Semin Speech Lang 2005; 26(1): 1-9
DOI: 10.1055/s-2005-864211
Copyright © 2005 by Thieme Medical Publishers, Inc., 333 Seventh Avenue, New York, NY 10001, USA.

International Adoption: A Health and Developmental Prospective

Patrick Mason1 , 2 , Christine Narad1
  • 1International Adoption Center, Inova Fairfax Hospital for Children, Fairfax, Virginia
  • 2Pediatric Endocrinologist, Northern Virginia Endocrinologists, Fairfax, Virginia
Further Information

Publication History

Publication Date:
24 February 2005 (online)


Adoptions from international countries have become an option for many US families, with over 150,000 children adopted in the past 14 years. Typically, internationally adopted children present with a host of medical and developmental concerns. Issues such as growth stunting, abnormal behaviors, and significant delays in motor, speech, and language development are likely directly related to the prenatal and early postnatal environment experienced prior to adoption. The new family and its health-care team must quickly work to identify and address these issues to aid the child's integration into his or her new family.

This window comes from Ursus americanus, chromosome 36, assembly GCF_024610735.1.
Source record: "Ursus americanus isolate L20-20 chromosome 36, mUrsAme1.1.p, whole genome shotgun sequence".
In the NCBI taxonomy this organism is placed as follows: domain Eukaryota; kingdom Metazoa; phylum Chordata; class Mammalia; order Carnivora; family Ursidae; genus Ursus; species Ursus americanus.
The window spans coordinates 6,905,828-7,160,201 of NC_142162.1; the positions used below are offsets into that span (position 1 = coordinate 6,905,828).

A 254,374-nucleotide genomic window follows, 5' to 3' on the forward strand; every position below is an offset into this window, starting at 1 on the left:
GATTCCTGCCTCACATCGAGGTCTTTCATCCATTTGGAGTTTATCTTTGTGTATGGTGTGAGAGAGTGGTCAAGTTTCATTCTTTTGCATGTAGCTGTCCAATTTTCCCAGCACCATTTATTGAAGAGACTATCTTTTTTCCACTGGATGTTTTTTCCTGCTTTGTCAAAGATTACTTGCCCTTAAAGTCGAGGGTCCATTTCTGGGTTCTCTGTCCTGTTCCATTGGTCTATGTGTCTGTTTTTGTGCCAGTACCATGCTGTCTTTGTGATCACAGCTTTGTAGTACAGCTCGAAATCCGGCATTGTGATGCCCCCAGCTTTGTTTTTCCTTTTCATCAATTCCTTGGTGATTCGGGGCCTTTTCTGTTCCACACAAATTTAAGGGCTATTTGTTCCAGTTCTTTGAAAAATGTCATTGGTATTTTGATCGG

This article will examine potential issues seen in children who are being adopted, including the impact of early environment on subsequent development. We will summarize early and long-term medical issues and review the extent of developmental delays seen in children adopted internationally. Finally, we will discuss possible mechanisms leading to the observed delays, including the impact of stress on subsequent development. By understanding the extent of expected delays and the mechanisms likely causing the issues, the health-care team will be in a good position to quickly identify and develop intervention protocols that will foster the child's assimilation into his or her new family.


Patrick Mason, M.D. , Ph.D. , FAAP 

Director, International Adoption Center, Inova Fairfax Hospital for Children

8505 Arlington Blvd., Suite 100

Fairfax, VA 22031

Email: [email protected]